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Have you checked your speaker wiring as it could be you have some wires crossed ie: negative feeding the positive side causing the shut down & check the Ohms if at high volume you are trying to drag to many Ohms it will also cause the built in amp to shut down to protect the system dont keep incresing the volume as the strain will do damage
Prob always there just can't hear it at higher volumes. Check the grounds of the amps an the Caps if you have them. Then check the preamp wires from the head unti to the amp. Keep it as shielded from power wires as you can. Some times tying a ground from the amp back to the head unit ground can fix a hiss or static
Unfortunately, your volume potentiometer (the part behind your volume knob, which connects to the component board, has gone bad. This can happen from turning the knob too far past full volume or even sometimes when turning it off. The part to repair this has never been offered as a replacement part. Your only solution is to remove the battery to turn the unit off.
Take a microSD card out of the slot. (Empty the microSD card slot.)
Press and hold down the power button for a few seconds while pressing and holding down the "Home" (Silver Push Button) button. (Both "Power" and "Home" buttons must be pressed down until he see the phrase "upgrade system activated" in the middle of the screen.
Release both buttons once the phrase "upgrade system activated" appears on the screen.
Wait until it reboots. You will see the following sentences on the left top corner of the screen: Can not find any update image. Press MENU/KEY_VOLUMEUP key to init SD card, Press BACK/KEY_VOLUMEDOWN key to cancel.
Press the "VOLUME UP" key. The volume up key is located at the left side of the unit and the button is closer to the built-in camera than the volume down button.
Wait until it finishes making a partition and shut down the system automatically.
Once the unit is turned off, your system will be reset to the factory settings. Thus, your previous data are lost at this point.
Turn on. Set volume to 00. Press & hold the volume knob for about 10 sec., until you hear a beep. Then turn volume up to the maximum that you would ever want, and then press the volume button again. It is now set.
Have you checked all of the connections on the speakers, stereo, etc. Being a marine CD player, the wires and connectors are exposed to more elements than a car CD unit. Check for corrosion and make sure that all the speakers are hooked up to the correct "+" and "-" terminals. Not sure if this will help, but thought I'd try. It does sound like a speaker connection problem.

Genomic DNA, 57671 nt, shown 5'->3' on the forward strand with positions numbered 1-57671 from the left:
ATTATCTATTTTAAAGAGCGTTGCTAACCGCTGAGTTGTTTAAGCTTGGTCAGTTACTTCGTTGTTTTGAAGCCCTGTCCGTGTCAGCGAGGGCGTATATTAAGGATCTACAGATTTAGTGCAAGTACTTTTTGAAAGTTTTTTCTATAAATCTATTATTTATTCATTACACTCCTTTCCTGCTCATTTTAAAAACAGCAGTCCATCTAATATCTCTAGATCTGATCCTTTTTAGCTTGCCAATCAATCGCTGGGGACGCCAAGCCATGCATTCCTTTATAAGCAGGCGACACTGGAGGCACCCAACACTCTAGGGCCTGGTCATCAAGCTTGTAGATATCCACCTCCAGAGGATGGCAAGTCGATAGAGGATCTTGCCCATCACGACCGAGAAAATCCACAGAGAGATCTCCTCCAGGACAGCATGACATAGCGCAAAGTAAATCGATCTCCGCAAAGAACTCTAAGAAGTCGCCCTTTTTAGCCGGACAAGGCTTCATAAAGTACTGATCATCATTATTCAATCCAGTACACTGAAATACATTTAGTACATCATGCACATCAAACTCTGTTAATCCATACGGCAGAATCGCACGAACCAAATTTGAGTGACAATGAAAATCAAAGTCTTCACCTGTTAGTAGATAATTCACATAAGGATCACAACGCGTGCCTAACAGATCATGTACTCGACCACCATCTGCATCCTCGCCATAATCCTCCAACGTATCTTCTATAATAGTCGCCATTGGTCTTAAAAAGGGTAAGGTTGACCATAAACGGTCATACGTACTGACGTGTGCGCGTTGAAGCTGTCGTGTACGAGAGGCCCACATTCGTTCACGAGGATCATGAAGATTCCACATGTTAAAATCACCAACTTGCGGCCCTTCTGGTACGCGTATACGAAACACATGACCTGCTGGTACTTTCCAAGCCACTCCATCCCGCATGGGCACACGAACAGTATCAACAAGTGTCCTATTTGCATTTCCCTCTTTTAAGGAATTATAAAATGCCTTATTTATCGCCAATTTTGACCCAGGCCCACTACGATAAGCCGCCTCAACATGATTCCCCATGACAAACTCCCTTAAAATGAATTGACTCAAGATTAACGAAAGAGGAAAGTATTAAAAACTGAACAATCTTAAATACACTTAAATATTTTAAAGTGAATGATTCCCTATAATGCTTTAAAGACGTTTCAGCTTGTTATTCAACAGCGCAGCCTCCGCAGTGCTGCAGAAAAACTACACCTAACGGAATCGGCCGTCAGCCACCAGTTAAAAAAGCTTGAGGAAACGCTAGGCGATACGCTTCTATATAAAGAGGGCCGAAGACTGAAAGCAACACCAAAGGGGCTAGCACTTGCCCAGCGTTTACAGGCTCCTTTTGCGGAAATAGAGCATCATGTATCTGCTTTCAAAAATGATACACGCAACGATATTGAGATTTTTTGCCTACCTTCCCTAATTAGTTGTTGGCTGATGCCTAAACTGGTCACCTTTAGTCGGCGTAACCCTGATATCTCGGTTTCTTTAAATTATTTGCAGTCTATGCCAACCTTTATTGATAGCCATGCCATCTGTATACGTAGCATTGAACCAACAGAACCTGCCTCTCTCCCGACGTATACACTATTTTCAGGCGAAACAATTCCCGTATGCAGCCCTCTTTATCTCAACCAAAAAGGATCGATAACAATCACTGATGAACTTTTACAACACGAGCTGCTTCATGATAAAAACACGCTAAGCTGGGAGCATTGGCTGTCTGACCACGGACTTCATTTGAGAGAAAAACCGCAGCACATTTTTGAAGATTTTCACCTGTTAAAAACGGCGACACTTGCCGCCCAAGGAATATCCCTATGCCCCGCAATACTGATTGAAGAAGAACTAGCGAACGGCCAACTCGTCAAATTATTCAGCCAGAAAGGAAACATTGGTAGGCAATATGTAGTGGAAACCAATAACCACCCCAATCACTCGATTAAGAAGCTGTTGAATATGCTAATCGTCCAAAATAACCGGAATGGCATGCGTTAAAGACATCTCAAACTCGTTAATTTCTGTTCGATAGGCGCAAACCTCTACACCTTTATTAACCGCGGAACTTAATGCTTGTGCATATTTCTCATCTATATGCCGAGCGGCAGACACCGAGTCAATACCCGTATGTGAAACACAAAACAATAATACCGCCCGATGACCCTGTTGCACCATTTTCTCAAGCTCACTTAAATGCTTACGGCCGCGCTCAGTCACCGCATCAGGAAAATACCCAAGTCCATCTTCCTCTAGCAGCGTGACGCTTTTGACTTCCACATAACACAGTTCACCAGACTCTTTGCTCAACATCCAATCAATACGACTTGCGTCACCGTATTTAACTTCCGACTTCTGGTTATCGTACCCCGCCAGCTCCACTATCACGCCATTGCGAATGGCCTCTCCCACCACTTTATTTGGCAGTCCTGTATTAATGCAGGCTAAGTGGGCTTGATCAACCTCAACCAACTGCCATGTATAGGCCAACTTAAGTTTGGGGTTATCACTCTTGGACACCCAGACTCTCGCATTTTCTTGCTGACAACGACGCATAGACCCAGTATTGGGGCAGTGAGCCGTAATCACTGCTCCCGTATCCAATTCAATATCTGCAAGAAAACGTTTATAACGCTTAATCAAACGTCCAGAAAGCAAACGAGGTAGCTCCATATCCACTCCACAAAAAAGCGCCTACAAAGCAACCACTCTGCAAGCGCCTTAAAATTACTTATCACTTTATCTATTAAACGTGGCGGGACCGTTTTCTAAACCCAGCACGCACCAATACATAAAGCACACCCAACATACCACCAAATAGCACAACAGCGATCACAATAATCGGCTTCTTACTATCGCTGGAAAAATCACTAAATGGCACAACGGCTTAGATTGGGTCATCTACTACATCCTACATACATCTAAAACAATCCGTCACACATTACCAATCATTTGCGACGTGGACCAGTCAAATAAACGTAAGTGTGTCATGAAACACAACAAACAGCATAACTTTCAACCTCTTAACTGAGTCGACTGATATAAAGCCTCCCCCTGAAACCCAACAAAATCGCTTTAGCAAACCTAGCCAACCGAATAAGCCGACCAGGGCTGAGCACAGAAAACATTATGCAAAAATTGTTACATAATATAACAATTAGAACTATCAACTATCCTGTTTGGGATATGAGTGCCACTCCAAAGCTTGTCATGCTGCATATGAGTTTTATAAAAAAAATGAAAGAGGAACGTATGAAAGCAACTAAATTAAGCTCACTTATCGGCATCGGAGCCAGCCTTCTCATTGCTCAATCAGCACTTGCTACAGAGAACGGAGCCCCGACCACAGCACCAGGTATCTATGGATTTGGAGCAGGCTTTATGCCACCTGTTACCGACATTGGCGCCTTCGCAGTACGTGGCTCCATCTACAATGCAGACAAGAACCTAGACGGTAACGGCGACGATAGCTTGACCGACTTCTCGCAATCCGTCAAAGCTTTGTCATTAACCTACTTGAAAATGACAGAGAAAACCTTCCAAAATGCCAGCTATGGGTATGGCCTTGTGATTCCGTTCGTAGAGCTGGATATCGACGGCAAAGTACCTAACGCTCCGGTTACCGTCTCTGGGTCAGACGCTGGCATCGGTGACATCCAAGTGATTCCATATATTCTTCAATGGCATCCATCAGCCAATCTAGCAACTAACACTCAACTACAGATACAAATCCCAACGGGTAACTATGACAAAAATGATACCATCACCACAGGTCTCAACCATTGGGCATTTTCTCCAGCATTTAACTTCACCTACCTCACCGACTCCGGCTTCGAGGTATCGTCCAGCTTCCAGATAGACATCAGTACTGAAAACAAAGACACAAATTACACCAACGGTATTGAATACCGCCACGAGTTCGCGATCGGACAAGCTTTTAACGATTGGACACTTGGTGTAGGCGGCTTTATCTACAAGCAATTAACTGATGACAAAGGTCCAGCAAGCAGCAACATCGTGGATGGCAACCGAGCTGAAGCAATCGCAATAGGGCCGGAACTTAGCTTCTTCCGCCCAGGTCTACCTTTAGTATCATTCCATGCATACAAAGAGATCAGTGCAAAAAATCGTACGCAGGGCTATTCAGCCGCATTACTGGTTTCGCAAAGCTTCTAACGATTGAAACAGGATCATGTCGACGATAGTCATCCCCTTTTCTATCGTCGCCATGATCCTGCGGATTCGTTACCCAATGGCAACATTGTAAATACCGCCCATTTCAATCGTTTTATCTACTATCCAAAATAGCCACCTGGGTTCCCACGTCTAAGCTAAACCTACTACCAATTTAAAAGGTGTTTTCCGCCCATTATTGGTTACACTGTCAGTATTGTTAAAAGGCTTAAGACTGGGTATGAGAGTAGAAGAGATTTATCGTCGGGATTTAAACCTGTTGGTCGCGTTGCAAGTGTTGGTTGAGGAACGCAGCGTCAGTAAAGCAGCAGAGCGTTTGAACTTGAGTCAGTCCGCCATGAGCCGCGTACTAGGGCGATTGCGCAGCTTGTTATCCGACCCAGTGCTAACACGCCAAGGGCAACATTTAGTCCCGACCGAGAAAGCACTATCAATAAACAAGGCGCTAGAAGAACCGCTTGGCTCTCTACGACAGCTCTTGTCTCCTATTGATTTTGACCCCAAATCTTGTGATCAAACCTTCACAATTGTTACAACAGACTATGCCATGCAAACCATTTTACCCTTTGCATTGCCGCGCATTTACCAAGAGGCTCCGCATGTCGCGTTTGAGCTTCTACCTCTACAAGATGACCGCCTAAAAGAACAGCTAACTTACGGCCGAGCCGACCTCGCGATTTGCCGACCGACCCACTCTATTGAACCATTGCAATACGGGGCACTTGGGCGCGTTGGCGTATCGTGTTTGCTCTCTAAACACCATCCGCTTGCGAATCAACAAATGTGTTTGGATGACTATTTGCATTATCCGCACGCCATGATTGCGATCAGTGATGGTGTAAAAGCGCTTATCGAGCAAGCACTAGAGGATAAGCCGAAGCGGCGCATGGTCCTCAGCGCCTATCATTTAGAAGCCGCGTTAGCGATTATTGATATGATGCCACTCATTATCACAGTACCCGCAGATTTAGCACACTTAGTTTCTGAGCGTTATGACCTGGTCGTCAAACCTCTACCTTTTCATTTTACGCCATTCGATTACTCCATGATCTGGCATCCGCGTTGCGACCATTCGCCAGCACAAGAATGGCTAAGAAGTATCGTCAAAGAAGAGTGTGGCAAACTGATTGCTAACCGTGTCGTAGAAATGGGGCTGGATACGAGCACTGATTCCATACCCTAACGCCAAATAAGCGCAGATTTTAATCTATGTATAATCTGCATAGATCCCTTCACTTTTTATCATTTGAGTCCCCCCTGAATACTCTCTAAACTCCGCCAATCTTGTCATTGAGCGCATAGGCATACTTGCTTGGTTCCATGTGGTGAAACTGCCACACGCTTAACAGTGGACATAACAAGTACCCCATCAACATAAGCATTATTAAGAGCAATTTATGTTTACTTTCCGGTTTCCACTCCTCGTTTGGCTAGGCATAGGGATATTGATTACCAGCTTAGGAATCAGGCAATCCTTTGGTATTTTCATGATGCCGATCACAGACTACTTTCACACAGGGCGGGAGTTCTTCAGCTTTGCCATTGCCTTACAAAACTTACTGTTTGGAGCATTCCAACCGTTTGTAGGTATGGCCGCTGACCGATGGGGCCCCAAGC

I had this same exact problem when my last older Kenwood Marine stereo cooked itself while I had it up loud for a few weekends on the lake. (smelled like it had burned inside). I went out and bought a new Kenwood KMR-550u stereo deck. (I do not have an additional amp). I hooked it up to the exact connections where my older Kenwood stereo unit had been hooked up, as I never had a problem with this for the past three years until it failed after smelling of burning elelectrical. I had chalked the problem up to heavy rain we had one day. Every time I turned up the volume, sometimes up to 27 out of 35 possible, or 29, or 32, the stereo would suddenly shut off as if I had turned it off. After a few seconds the stereo would come back on, but unless I was quick enough to turn down the volume it would do it again right away. Of course on a boat, we were beached in a cove and the engine was not running when I encountered this. I searched the internet finding hundreds of similar complaints and several dozen theories of all types, but only a couple that pointed me towards the power (voltage) idea as the problem. I put a volt meter on the positive & negative wires powering the stereo. I watched as I gradually turned up the volume, the voltage on the power wire gradually decreased from 12.5 volts, down into the 11 range, and as it hit 10.9 or 10.8 volts it shut off typically around a volume of 32. The red power wire in my boat that never seemed to have an issue with my old stereo until it fried was determined to actually be inadequate for the power flow for the new Kenwood, and probably was the culprit of my failed older unit. I offer this sound advice: Run a new pair of positive & negative wires directly from the battery (with an appropriate fuse of course (the deck has a 10 amp fuse in it's back so I would use that at the battery) to the stereo. Check the voltage as you turn the volume up into the high 20's and low 30's to ensure you are still getting voltage in the mid to high 11-12 volt range. The stereo is designed to require a minimum of 10.8 volts to operate, and when it drops below that it protects itself and shuts down.